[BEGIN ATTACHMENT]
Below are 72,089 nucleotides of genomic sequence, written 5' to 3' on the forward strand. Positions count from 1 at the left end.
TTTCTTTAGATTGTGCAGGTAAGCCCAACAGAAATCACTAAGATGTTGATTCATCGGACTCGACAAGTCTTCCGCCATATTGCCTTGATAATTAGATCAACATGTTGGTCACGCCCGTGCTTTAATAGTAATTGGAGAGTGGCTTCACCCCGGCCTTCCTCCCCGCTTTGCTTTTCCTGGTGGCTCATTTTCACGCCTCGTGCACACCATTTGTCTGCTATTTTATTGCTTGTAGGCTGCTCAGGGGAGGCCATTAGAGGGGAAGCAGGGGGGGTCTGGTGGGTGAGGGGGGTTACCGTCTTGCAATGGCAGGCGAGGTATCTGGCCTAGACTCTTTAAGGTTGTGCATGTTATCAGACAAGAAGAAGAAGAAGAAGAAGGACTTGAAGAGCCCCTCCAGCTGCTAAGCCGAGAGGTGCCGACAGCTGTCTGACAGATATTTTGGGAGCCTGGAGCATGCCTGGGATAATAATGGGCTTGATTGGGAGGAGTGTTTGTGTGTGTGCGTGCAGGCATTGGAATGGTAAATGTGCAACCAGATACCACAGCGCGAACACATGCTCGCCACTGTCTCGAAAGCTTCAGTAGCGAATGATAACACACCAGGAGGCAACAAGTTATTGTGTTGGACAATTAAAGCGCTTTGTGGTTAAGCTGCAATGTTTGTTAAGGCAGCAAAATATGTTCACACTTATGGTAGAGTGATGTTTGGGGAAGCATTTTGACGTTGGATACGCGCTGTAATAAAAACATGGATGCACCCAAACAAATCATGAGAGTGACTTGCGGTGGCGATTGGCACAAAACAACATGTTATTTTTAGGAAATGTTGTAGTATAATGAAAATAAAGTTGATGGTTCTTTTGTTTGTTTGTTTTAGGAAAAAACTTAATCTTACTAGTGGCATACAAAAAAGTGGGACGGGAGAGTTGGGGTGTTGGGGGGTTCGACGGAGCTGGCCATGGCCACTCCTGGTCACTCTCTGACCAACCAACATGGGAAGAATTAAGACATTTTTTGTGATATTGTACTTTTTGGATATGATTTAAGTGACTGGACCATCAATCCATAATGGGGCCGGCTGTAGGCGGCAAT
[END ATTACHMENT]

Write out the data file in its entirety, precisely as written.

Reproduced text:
Below are 72,089 nucleotides of genomic sequence, written 5' to 3' on the forward strand. Positions count from 1 at the left end.
TTTCTTTAGATTGTGCAGGTAAGCCCAACAGAAATCACTAAGATGTTGATTCATCGGACTCGACAAGTCTTCCGCCATATTGCCTTGATAATTAGATCAACATGTTGGTCACGCCCGTGCTTTAATAGTAATTGGAGAGTGGCTTCACCCCGGCCTTCCTCCCCGCTTTGCTTTTCCTGGTGGCTCATTTTCACGCCTCGTGCACACCATTTGTCTGCTATTTTATTGCTTGTAGGCTGCTCAGGGGAGGCCATTAGAGGGGAAGCAGGGGGGGTCTGGTGGGTGAGGGGGGTTACCGTCTTGCAATGGCAGGCGAGGTATCTGGCCTAGACTCTTTAAGGTTGTGCATGTTATCAGACAAGAAGAAGAAGAAGAAGAAGGACTTGAAGAGCCCCTCCAGCTGCTAAGCCGAGAGGTGCCGACAGCTGTCTGACAGATATTTTGGGAGCCTGGAGCATGCCTGGGATAATAATGGGCTTGATTGGGAGGAGTGTTTGTGTGTGTGCGTGCAGGCATTGGAATGGTAAATGTGCAACCAGATACCACAGCGCGAACACATGCTCGCCACTGTCTCGAAAGCTTCAGTAGCGAATGATAACACACCAGGAGGCAACAAGTTATTGTGTTGGACAATTAAAGCGCTTTGTGGTTAAGCTGCAATGTTTGTTAAGGCAGCAAAATATGTTCACACTTATGGTAGAGTGATGTTTGGGGAAGCATTTTGACGTTGGATACGCGCTGTAATAAAAACATGGATGCACCCAAACAAATCATGAGAGTGACTTGCGGTGGCGATTGGCACAAAACAACATGTTATTTTTAGGAAATGTTGTAGTATAATGAAAATAAAGTTGATGGTTCTTTTGTTTGTTTGTTTTAGGAAAAAACTTAATCTTACTAGTGGCATACAAAAAAGTGGGACGGGAGAGTTGGGGTGTTGGGGGGTTCGACGGAGCTGGCCATGGCCACTCCTGGTCACTCTCTGACCAACCAACATGGGAAGAATTAAGACATTTTTTGTGATATTGTACTTTTTGGATATGATTTAAGTGACTGGACCATCAATCCATAATGGGGCCGGCTGTAGGCGGCAAT